The world is now turning to America and its prodigious coal and natural gas ( we're now exporting about 10% of our natural gas production ).

Except, there's been a political movement here to move our energy policies in Europe's direction.

We are also shutting down coal plants and coal mines and making ourselves more dependent on wind, solar, and natural gas.


Now, as we enter the winter months when reliable energy is crucial to keep the heat and the lights on, we may be about to experience a massive price spike in our utility bills.

Photo: Coal Creek Station
Coal Creek Station power plant near Underwood, N.D. Special to The Forum
Special to The Forum

Not just because of our misguided policies, but because of Europe's as well.

"Natural gas prices have surged more than 35% in the past month, as worries grow there is not enough gas stored up for the winter should temperatures be especially cold in the northern hemisphere," CNBC reports .

Usually, energy markets function like any other. Higher prices spur more supply until equilibrium is found. But in this situation, politics has restrained the ability to ramp up supply.

How easy is it to open up a new coal mine amid the activism and heavy-handed regulatory regime in America today?

How about a new natural gas pipeline?


If we can't increase supply, prices will spiral. They'll spiral the most when seasonal weather forces us to lean on baseload power like coal and gas.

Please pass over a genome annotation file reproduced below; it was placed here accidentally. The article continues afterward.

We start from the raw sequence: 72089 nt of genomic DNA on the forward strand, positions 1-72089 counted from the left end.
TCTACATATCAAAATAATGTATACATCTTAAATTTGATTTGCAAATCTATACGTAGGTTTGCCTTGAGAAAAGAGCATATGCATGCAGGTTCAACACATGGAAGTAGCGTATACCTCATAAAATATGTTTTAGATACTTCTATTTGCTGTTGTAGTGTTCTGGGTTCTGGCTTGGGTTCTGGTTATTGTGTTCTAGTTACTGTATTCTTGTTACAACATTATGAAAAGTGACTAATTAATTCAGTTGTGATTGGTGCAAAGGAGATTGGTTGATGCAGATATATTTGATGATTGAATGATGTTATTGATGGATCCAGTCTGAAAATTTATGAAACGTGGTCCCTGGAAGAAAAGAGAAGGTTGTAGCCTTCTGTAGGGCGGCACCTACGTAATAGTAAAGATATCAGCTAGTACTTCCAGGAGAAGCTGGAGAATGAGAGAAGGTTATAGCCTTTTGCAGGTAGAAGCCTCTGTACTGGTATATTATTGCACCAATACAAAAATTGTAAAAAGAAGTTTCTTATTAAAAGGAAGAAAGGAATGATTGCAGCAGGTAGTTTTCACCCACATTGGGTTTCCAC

No reasonable person is against finding new and better ways to produce energy. The problem is not wind and solar technology. Politicians and activists have manipulated the energy markets in favor of those sources while ignoring their shortcomings to produce outcomes rooted in ideology, not reality.

Remember that when it's scorching outside or frigid, and we need energy the most, it's not solar and wind that's keeping the lights on .

To comment on this article, visit

Rob Port, founder of, is a Forum Communications commentator. Reach him on Twitter at @robport or via email at .

Opinion by Rob Port
Rob Port is a news reporter, columnist, and podcast host for the Forum News Service. He has an extensive background in investigations and public records. He has covered political events in North Dakota and the upper Midwest for two decades. Reach him at Click here to subscribe to his Plain Talk podcast.
What to read next
The Supreme Court has not said that abortion is illegal. The court has said that Americans can set abortion policy for themselves through elections and legislative acts. The Supreme Court has not said that the EPA can never regulate carbon emissions, only that Congress didn't give that federal agency the authority to do what it was doing.
"Overturning federal protections that provide access to health care, the right to marry, the right to live out one’s sexual orientation, the right to define one’s own gender may make us feel better because of our interpretation of scripture. But in reality, what it does is put lives in jeopardy, impoverish the already impoverished, reduce human dignity, further marginalize the marginalized, alienate those already upset with the church’s hypocrisy and continues to splinter the body of Christ."
Omdahl writes, "Congress has been appropriating less and less money for the IRS until all the agency has is a skeleton force and makes me wait at least two months for my refund. In reality, it is cheating the system because billions of tax dollars escape every year, leaving those of us in the middle class paying more than our share."
"Across Agweek Country, hundreds of farmers, ranchers and other agriculturalists are deciding whether this will be their last full-time year in ag. They still enjoy what they do, but they also realize it might be time to step back."